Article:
In her rush to crunch the numbers, Diedre had forgotten exactly where she had set the money. As Diedre worked her way through the maze of shelves to stop Linda from finding the stash, Diedre’s right hand did something wholly unexpected: it picked up an exceptionally large knife that, if you believe the hype, could cut through a can and then slice a tomato as thin as a sheet of paper. And then, Diedre’s legs picked up speed; her head was along for the ride.
In the unpacking room, Linda stood with her back to Diedre, Linda’s right lung seeming to leave an impression on her back that Diedre believed taunted her as a target.
“Look at this mess!” Linda said just in time to save her lung.
If Linda was worried about a busted black bag of clothes, Diedre realized, then Linda had obviously not found the bundle of bills.
While Linda complained, Diedre noticed the tweed coat lying across the preparation table, its collar elevated on a stack of clothes, the arm folded over in an inviting way. The tweed coat looked like the lover Diedre deserved, and his inside pocket held ten thousand dollars. She’d trusted her new lover and had stuffed the money back in his pocket for safe keeping.
Diedre could feel the lump in his pocket.
“…and what are you doing with that?”
“I wanted to keep the coat. I wanted to buy it for….” For some reason, she couldn’t think of her husband’s name for a second. “…for my husband. For Jason,” she said. She held the coat up, and for verisimilitude, added, “I think it’s his size.”
"What are you talking about? The coat?” Linda said. “I mean the knife. What are you doing with that great big knife in your hand?”
Diedre really didn’t have an answer for this. “It’s not that big,” she said.
This time, Linda waited and wouldn’t leave without an answer.
“I was just going to cut the tag off this jacket when I bought it.”
“What tag?” Linda asked. “It just came in, and besides, we use stickers around here, anyway. This is Fifth and Broad, not Fifth Avenue.”
“Oh, yeah,” Diedre said. “Sometimes, though, the clothes, still have tags on them, and....”
Linda turned to walk out of the room, but she couldn’t help herself from saying under her breath, “Retar—“
But Linda was rudely interrupted by the sound of a large knife slamming into and stabbing a soft, unfinished, pinewood table. The knife stuck in the table just at the base of the coat’s sleeve. As it appeared, Diedre’s new lover had supported her by grabbing the knife and stabbing the table as a warning in Diedre’s defense.
Diedre made sure she could detect the lump of dollars in the coat’s breast pocket as she picked it up.
“Maybe you’re right,” Diedre said. “Maybe this knife ain’t nothing to do with no tags. Maybe, you know, some people been talking down to Diedre,” Diedre said as she put the coat on. “Maybe some people been calling her names. Maybe, I don’t know, some people ain’t gonna wanna do that no mo’. You know?” she said as she worked the knife out of the meaty table. “Maybe some people should either watch thei’ mouths or watch thei’ ass, you dig?”
If Diedre had just stood there holding the knife, Linda would have immediately called the police or the store manager or someone—anyone. But something about the phrase, “…you dig?” made Linda realize that Sister Diedre was damn serious, and maybe she should be.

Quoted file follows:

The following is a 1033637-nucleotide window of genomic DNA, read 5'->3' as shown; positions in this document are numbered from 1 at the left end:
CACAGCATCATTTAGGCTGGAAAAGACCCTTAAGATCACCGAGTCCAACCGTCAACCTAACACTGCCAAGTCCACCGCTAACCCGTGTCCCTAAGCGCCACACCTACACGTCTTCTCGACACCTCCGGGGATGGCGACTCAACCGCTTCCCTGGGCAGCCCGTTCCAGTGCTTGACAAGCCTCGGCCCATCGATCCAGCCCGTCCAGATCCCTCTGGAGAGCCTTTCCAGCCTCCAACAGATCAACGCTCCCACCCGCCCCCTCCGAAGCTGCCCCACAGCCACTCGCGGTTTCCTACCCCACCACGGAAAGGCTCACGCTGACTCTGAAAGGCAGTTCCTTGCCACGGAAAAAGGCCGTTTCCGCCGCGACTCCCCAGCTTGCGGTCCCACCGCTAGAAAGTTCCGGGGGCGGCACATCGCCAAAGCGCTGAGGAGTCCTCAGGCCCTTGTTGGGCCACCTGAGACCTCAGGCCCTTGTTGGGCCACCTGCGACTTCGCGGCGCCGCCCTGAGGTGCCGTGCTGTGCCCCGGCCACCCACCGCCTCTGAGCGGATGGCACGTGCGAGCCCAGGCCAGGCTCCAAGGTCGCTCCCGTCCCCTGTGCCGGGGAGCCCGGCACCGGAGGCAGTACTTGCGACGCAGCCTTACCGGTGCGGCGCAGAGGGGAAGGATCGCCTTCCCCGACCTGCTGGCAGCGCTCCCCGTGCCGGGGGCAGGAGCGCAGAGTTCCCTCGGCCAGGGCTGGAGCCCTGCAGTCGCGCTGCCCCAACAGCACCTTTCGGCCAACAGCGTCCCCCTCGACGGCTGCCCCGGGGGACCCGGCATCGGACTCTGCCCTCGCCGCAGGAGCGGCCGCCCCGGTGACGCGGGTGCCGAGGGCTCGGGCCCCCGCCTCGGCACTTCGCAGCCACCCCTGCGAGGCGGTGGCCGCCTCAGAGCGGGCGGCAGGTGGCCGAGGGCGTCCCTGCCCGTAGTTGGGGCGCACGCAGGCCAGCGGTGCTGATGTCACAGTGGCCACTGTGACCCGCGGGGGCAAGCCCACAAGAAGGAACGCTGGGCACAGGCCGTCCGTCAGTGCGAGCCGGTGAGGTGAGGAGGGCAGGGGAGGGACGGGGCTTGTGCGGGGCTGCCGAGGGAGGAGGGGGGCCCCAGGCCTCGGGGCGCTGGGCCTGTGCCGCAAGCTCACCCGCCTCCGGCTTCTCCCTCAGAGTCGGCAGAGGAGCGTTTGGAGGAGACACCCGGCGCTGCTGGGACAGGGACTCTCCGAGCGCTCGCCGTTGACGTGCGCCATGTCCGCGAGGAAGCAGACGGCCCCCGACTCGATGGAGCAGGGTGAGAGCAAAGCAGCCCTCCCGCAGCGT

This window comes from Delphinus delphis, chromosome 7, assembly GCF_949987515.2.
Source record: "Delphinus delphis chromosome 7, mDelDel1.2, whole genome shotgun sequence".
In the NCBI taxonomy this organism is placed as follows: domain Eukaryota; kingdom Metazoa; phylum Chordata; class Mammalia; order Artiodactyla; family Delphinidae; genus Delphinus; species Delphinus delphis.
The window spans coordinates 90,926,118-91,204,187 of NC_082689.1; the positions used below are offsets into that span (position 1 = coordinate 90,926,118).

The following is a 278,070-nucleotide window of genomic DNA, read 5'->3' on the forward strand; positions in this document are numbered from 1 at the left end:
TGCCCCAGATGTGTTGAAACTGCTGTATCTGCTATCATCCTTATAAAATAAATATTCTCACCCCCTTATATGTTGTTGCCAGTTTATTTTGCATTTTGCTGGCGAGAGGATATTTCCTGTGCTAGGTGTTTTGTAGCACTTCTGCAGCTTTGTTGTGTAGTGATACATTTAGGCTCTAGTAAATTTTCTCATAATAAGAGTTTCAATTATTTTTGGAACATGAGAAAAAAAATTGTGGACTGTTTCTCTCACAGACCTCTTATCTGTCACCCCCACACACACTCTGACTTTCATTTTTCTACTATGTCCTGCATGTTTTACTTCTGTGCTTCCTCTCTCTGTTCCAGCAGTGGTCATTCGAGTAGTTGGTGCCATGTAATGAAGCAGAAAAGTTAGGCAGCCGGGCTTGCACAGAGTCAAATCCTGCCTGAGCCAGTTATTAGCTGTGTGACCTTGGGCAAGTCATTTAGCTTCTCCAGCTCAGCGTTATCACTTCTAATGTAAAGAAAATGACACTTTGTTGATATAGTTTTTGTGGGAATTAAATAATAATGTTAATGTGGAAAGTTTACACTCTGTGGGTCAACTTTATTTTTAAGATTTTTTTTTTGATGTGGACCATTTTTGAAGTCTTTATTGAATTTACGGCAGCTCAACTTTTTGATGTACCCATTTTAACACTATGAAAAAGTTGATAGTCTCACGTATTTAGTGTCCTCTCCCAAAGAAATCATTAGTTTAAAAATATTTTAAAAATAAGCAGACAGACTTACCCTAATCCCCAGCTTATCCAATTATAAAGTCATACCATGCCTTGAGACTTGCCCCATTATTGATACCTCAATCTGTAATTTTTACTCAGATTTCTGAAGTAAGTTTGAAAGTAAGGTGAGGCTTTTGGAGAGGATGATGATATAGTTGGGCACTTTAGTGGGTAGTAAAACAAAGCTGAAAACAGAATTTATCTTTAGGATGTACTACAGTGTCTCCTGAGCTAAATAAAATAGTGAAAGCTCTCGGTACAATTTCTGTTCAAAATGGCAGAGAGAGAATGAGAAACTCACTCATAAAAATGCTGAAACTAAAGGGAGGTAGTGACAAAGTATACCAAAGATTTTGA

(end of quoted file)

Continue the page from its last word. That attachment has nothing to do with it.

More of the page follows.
“Hey, look, uh…. I’m sorry. I didn’t mean anything anyhow. Hey, look here,” Linda continued, “what is that, a five-dollar coat? I got it. I’ll pick it up for you. You earned it, and it looks better on you than it would on your sorry old man, anyway.”
Suddenly, Linda was hugging Diedre and/or her new coat, and Diedre’s right had had set the knife back on the table. Diedre offered her left arm around Linda’s shoulder, but her right arm, she held tight up against the breast pocket of her new coat.
Diedre discovered that day something life-changing that was only indirectly related to the money: Diedre discovered a love--a lasting love--that included respect but excluded trust.
Diedre’s shift ended when the Goodwill closed. She and Linda worked until 2:30 and started working toward clocking out at 3:00. Linda was serious about arbitrary numbers. If a pair of shoes that had collected dust on a shelf for three months cost three dollars, she could not accept two-fifty. Rules were rules; numbers were numbers; prices were prices. Clock-out time is 3:00 pm, meaning for some reason that the front door had to be locked behind the last leaving employee at 3:01. Diedre played along; in fact, she liked to play along. She clocked out quickly and hustled in her heels to the front door. Linda worked the key, and Diedre watched the watch.
“We made it,” Diedre announced. “Just barely.” It’s what she always said.
Linda offered Diedre a ride home. This was new, but Diedre declined all the same, mainly because she was in no hurry to get home. She didn’t want to walk, either.
Diedre had money, sure, but the bus wouldn’t make change for a hundred. She could call a cab, but she didn’t have a quarter for the pay phone. Ten thousand dollars in her pocket, and she didn’t have a dollar for the bus or a quarter for a call. She even thought about going over to the liquor store and using their phone. She could even go back into the Goodwill. She had a key. But there was something magic about the rounded number. Ten thousand: a number so large that it meant unlimited to the ancients. But now, it simply meant a round number that Diedre didn’t want to break. Besides, what if she changed her mind and decided to give the money back?